Tracking the taste of truffles

Marek Belka // The Torch
4th Annual Joriad Truffle Dog Champion Champion Gustave, a Chihuahua mix from Springfield, alerts his owner to the presence of truffle oil at the Lane Events Center. Gustave beat out 23 other competitors for the $500 grand-prize.

The 14th annual Oregon Truffle Festival, held from Jan. 25 to 28, brought visitors to Eugene to sample the rare and aromatic cousin of the mushroom. The festival is curated to highlight Oregon’s budding culinary reputation and raise awareness of the quality of Oregon truffles.

The festival kicked off with the Joriad Truffle Dog Championship on Jan. 25, the only truffle dog trials in North America. Held at the Lane Events Center, the first round challenged dogs and their handlers to find bottles of buried truffle-infused olive oil. After the finalists were announced, the contestants traveled to a secret location in the forest outside of Eugene to hunt for real truffles.

Though many of the canine competitors were breeds already well-known for their hunting skills – German Shepherds, Border Collies, and Labradors of all colors – the winner was a Chihuahua mix from Springfield named Gustave. His owner, Marcy Tippmann, took home a $500 prize, and Gustave went home with a belly full of treats.

The weekend-long festival held events for all. Elite chefs from all over the Pacific Northwest held cooking classes and demonstrations using Oregon-grown black and white truffles. Package ticket deals for the festival included winery luncheons, truffle foraging classes, a lecture series and a decadent six-course dinner featuring dishes built around freshly harvested truffles. Sunday’s Fresh Truffle Market featured local and regional vendors selling everything from artisanal cupcakes to Oregon’s famous pinot noir wines.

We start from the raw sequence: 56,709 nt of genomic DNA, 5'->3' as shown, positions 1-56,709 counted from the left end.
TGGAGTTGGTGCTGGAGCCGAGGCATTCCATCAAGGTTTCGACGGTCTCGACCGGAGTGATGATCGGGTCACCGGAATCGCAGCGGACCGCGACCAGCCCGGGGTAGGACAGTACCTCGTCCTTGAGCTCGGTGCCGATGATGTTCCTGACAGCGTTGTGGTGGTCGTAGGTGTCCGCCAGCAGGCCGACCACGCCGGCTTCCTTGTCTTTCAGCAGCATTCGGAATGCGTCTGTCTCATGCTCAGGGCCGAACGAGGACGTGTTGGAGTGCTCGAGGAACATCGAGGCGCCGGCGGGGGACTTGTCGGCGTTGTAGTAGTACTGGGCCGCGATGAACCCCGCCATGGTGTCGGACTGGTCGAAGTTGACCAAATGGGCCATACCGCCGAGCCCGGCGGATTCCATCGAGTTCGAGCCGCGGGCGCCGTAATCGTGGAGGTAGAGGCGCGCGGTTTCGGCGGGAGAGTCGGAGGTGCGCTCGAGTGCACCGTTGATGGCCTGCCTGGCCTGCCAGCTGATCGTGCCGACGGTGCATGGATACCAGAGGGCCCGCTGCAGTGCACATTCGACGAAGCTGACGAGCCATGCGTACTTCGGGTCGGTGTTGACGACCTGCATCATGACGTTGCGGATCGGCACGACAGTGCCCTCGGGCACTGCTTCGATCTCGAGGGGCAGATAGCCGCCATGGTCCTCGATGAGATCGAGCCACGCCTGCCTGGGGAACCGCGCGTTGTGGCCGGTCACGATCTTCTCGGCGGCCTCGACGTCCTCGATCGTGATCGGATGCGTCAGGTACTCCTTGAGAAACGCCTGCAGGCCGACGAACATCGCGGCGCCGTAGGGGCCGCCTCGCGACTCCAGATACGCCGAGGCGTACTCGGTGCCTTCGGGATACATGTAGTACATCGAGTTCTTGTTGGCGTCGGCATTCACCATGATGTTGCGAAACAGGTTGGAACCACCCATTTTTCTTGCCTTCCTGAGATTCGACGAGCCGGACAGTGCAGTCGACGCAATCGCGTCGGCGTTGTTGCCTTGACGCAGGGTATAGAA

One of the featured chefs was Lane Community College culinary instructor Chris Crosthwaite, author of the book “Capturing the Essence,” which details methods for using Oregon truffles. Chef Crosthwaite explained why truffles have long been regarded as an elite food item.

“Truffles have been sought after by humans for thousands of years. They are seasonal, difficult to find, and perish quite quickly,” Chef Crosthwaite said. “These factors, along with their alluring aromatics, give them a mystique of being rare and special, like diamonds, hence, they attract wealthy persons.”

This connection to high cuisine is well-known, but part of the Oregon Truffle Festival’s mission is to bring the truffle and its complex flavors into everyday life. Nancy Lowell, a recent retiree from California attending the festival for the first time, was filled with inspiration after a cooking demonstration.

“I’ve been cooking at home for almost 40 years,” Lowell said, clutching a box of black Oregon truffles, “and I’ve never been more excited to go home and cook dinner.”

The festival will host a second weekend of events in Newberg, the heart of Oregon wine country, from Feb. 16 to 18.